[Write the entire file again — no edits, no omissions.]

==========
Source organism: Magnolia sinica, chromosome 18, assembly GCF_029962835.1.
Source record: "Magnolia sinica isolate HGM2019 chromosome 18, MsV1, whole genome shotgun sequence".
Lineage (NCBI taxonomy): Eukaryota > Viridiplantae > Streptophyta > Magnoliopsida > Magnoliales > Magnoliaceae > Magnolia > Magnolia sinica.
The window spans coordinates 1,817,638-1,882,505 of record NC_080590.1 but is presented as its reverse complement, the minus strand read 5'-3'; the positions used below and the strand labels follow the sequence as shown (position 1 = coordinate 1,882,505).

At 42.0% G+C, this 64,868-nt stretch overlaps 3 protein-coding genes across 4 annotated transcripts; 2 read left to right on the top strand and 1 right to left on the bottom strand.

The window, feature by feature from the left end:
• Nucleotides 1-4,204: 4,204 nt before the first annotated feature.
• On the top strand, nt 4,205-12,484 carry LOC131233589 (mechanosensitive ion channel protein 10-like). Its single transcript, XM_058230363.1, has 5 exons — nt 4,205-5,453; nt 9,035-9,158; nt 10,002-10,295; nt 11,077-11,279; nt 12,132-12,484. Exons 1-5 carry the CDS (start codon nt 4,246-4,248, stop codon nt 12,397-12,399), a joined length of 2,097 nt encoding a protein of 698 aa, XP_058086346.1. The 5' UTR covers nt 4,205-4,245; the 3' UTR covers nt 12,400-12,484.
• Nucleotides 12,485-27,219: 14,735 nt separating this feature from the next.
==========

Source organism: Magnolia sinica, chromosome 18, assembly GCF_029962835.1.
Source record: "Magnolia sinica isolate HGM2019 chromosome 18, MsV1, whole genome shotgun sequence".
Lineage (NCBI taxonomy): Eukaryota > Viridiplantae > Streptophyta > Magnoliopsida > Magnoliales > Magnoliaceae > Magnolia > Magnolia sinica.
The window spans coordinates 1,817,638-1,882,505 of record NC_080590.1 but is presented as its reverse complement, the minus strand read 5'-3'; the positions used below and the strand labels follow the sequence as shown (position 1 = coordinate 1,882,505).

At 42.0% G+C, this 64,868-nt stretch overlaps 3 protein-coding genes across 4 annotated transcripts; 2 read left to right on the top strand and 1 right to left on the bottom strand.

The window, feature by feature from the left end:
• Nucleotides 1-4,204: 4,204 nt before the first annotated feature.
• On the top strand, nt 4,205-12,484 carry LOC131233589 (mechanosensitive ion channel protein 10-like). Its single transcript, XM_058230363.1, has 5 exons — nt 4,205-5,453; nt 9,035-9,158; nt 10,002-10,295; nt 11,077-11,279; nt 12,132-12,484. Exons 1-5 carry the CDS (start codon nt 4,246-4,248, stop codon nt 12,397-12,399), a joined length of 2,097 nt encoding a protein of 698 aa, XP_058086346.1. The 5' UTR covers nt 4,205-4,245; the 3' UTR covers nt 12,400-12,484.
• Nucleotides 12,485-27,219: 14,735 nt separating this feature from the next.